one lawyer put it: "You do not, if you are a kindly person, suddenly mistreat
your servant because she is of a different color." In other words, the problems
facing migrant workers in Lebanon, though linked to an often unhealthy
hierarchical situation, are often symptomatic of problems affecting
non-Lebanese and Lebanese alike.
Indeed, if an employer beats a domestic
worker, the chances are that he would not hesitate to beat his wife or
children. If a domestic worker is mistreated by a policeman, then there is a
very good chance that so too are Lebanese or other Arab detainees. Migrants may
well be paid meager wages, but there are countless examples of Lebanese
citizens who, despite the protection of the law, are paid low wages and asked
to work for long hours. The treatment an employee receives is, in the end,
largely a function of the nature of his or her employer.
With this in mind,
one can make a series of general proposals which may help to ensure that
migrant workers in Lebanon are less likely of becoming victims of a 'new
slavery.' A first step must be to ensure that young Lebanese are educated
increasingly in what is considered normative behavior regarding migrant
workers. There is considerable evidence, for example, to show that children
whose families hire domestic migrants tend to be taken up in the hierarchical
relationship that ensues. Like their parents, who indeed often reinforce such
attitudes, children become adept at issuing orders. Naturally, any effort to
remedy this would be part of larger civics curriculum, affecting not only
children's relationships with migrants, but with others in general.
problem is more complicated for adults employing migrants. There is nothing
strictly illegal in physically working a migrant employee for twelve to
eighteen hours a day, since migrants are not covered by Lebanese labor law.
However, by any most accepted standards of behavior, such treatment is abusive.
Can attitudes be changed in this regard? For as long as there is an ample
supply of workers willing to work longer hours for less pay, the answer is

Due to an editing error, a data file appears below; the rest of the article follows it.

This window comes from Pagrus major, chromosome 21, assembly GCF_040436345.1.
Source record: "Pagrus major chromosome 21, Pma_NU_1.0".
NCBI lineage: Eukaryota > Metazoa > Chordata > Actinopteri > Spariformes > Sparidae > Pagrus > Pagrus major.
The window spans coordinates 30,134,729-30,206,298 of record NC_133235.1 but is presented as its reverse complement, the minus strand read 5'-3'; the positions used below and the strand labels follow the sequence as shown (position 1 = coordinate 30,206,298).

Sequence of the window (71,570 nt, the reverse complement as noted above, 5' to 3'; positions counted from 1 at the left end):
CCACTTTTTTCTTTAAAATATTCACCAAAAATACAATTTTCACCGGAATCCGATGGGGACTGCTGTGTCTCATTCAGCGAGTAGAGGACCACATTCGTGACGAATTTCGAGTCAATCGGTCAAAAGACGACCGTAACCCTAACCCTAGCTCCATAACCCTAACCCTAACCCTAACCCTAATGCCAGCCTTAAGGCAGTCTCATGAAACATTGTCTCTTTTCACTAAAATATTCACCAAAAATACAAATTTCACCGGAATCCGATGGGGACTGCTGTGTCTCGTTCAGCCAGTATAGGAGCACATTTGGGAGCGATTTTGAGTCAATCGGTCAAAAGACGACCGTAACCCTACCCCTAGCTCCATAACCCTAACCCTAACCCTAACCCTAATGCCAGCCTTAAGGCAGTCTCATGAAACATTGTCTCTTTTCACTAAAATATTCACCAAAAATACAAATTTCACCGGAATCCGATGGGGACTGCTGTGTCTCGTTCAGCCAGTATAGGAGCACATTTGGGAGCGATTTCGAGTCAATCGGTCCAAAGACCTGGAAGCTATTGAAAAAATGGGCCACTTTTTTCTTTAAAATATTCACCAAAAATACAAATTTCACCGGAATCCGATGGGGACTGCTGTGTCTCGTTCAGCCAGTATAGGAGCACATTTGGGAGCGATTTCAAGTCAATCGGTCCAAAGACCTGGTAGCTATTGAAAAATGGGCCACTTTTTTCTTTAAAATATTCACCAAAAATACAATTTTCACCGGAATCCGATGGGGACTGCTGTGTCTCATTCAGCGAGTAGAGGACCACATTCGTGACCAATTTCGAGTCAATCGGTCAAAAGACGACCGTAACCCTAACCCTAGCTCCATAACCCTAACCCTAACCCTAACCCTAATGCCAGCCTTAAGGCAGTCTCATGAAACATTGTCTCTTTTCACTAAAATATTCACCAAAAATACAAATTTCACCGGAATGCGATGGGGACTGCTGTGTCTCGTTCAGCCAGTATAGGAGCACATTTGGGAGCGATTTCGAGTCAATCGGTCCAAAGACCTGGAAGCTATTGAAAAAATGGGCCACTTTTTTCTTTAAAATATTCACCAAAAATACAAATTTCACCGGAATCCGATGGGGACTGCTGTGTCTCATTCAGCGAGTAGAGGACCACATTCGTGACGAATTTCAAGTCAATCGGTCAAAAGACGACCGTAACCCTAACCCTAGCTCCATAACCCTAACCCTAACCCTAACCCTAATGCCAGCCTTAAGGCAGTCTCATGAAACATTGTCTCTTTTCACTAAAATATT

'no'. Yet habits have a way of taking shape, even when the laws of the market
dictate otherwise. If there is a concerted campaign to lessen working hours by
those favoring better working conditions for migrants - perhaps through the
media - attitudes may gradually alter. The target of such efforts would be the
state, which would gradually be questioned by international organizations
concerned with improving migrant labor conditions.
The objective would be
to establish more equitable limits for working hours. This should not lead to
an assumption, however, that strict rules will be imposed on hours of work.
Since most migrant workers are illegal, the primary objective should be to
achieve what is achievable: in this case create a wider understanding that
workers must be allowed a larger share of leisure time. That is easier said
than done, particularly when migrant workers willingly accept the forbidding
conditions under which they are made to work.
As one examines possible
avenues of policy to improve the lot of migrant workers in Lebanon, a major
obstacle appears: the presence in the country of Syrian laborers. Because of
Syrian influence over Lebanese affairs, because of the great sensitivity of
migrant workers' issues in the Lebanese-Syrian relationship, it is difficult
for the Lebanese to develop a new framework updating the rapport between the
Lebanese state and all migrant workers. We can agree that the present system
works, but that it remains most imperfect. Yet can we insure that any effort to
improve the present state of affairs will not generate too great a stress on
the system due to the presence of Syrian laborers? Probably not.
presence of Syrian laborers is a political matter having also social